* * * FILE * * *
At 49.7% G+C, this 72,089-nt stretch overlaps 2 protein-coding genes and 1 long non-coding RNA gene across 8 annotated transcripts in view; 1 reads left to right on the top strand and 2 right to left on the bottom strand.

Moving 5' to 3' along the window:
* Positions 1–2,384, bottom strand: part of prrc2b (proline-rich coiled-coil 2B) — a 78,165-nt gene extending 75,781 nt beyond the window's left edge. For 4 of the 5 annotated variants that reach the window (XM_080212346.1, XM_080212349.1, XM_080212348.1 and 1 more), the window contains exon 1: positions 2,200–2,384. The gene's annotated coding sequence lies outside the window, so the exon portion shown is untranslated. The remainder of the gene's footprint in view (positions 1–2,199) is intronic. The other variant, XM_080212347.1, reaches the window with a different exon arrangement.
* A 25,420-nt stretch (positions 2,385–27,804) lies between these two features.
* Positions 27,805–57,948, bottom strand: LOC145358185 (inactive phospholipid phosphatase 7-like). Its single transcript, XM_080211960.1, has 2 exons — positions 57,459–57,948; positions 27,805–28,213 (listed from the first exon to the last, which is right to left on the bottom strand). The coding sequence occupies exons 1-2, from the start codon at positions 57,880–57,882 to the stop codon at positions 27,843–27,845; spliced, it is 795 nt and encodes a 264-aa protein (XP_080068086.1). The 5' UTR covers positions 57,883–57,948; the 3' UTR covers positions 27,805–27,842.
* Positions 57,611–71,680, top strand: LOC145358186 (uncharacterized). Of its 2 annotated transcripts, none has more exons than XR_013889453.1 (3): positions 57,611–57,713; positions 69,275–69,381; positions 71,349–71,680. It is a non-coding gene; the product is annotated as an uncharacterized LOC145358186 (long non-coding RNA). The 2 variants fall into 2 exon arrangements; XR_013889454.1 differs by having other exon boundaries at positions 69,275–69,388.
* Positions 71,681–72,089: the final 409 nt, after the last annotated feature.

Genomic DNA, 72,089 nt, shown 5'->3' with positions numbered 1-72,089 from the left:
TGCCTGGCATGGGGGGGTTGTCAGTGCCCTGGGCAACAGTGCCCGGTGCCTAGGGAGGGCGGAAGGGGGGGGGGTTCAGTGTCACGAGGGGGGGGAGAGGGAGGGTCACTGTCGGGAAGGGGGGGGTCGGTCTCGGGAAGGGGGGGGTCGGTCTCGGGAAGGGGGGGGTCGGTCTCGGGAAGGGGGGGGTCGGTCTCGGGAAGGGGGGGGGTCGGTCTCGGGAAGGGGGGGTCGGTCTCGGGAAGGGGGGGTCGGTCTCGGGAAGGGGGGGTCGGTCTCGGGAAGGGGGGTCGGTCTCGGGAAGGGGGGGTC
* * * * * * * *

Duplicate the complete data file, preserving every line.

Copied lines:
At 49.7% G+C, this 72,089-nt stretch overlaps 2 protein-coding genes and 1 long non-coding RNA gene across 8 annotated transcripts in view; 1 reads left to right on the top strand and 2 right to left on the bottom strand.

Moving 5' to 3' along the window:
* Positions 1–2,384, bottom strand: part of prrc2b (proline-rich coiled-coil 2B) — a 78,165-nt gene extending 75,781 nt beyond the window's left edge. For 4 of the 5 annotated variants that reach the window (XM_080212346.1, XM_080212349.1, XM_080212348.1 and 1 more), the window contains exon 1: positions 2,200–2,384. The gene's annotated coding sequence lies outside the window, so the exon portion shown is untranslated. The remainder of the gene's footprint in view (positions 1–2,199) is intronic. The other variant, XM_080212347.1, reaches the window with a different exon arrangement.
* A 25,420-nt stretch (positions 2,385–27,804) lies between these two features.
* Positions 27,805–57,948, bottom strand: LOC145358185 (inactive phospholipid phosphatase 7-like). Its single transcript, XM_080211960.1, has 2 exons — positions 57,459–57,948; positions 27,805–28,213 (listed from the first exon to the last, which is right to left on the bottom strand). The coding sequence occupies exons 1-2, from the start codon at positions 57,880–57,882 to the stop codon at positions 27,843–27,845; spliced, it is 795 nt and encodes a 264-aa protein (XP_080068086.1). The 5' UTR covers positions 57,883–57,948; the 3' UTR covers positions 27,805–27,842.
* Positions 57,611–71,680, top strand: LOC145358186 (uncharacterized). Of its 2 annotated transcripts, none has more exons than XR_013889453.1 (3): positions 57,611–57,713; positions 69,275–69,381; positions 71,349–71,680. It is a non-coding gene; the product is annotated as an uncharacterized LOC145358186 (long non-coding RNA). The 2 variants fall into 2 exon arrangements; XR_013889454.1 differs by having other exon boundaries at positions 69,275–69,388.
* Positions 71,681–72,089: the final 409 nt, after the last annotated feature.

Genomic DNA, 72,089 nt, shown 5'->3' with positions numbered 1-72,089 from the left:
TGCCTGGCATGGGGGGGTTGTCAGTGCCCTGGGCAACAGTGCCCGGTGCCTAGGGAGGGCGGAAGGGGGGGGGGTTCAGTGTCACGAGGGGGGGGAGAGGGAGGGTCACTGTCGGGAAGGGGGGGGTCGGTCTCGGGAAGGGGGGGGTCGGTCTCGGGAAGGGGGGGGTCGGTCTCGGGAAGGGGGGGGTCGGTCTCGGGAAGGGGGGGGGTCGGTCTCGGGAAGGGGGGGTCGGTCTCGGGAAGGGGGGGTCGGTCTCGGGAAGGGGGGGTCGGTCTCGGGAAGGGGGGTCGGTCTCGGGAAGGGGGGGTC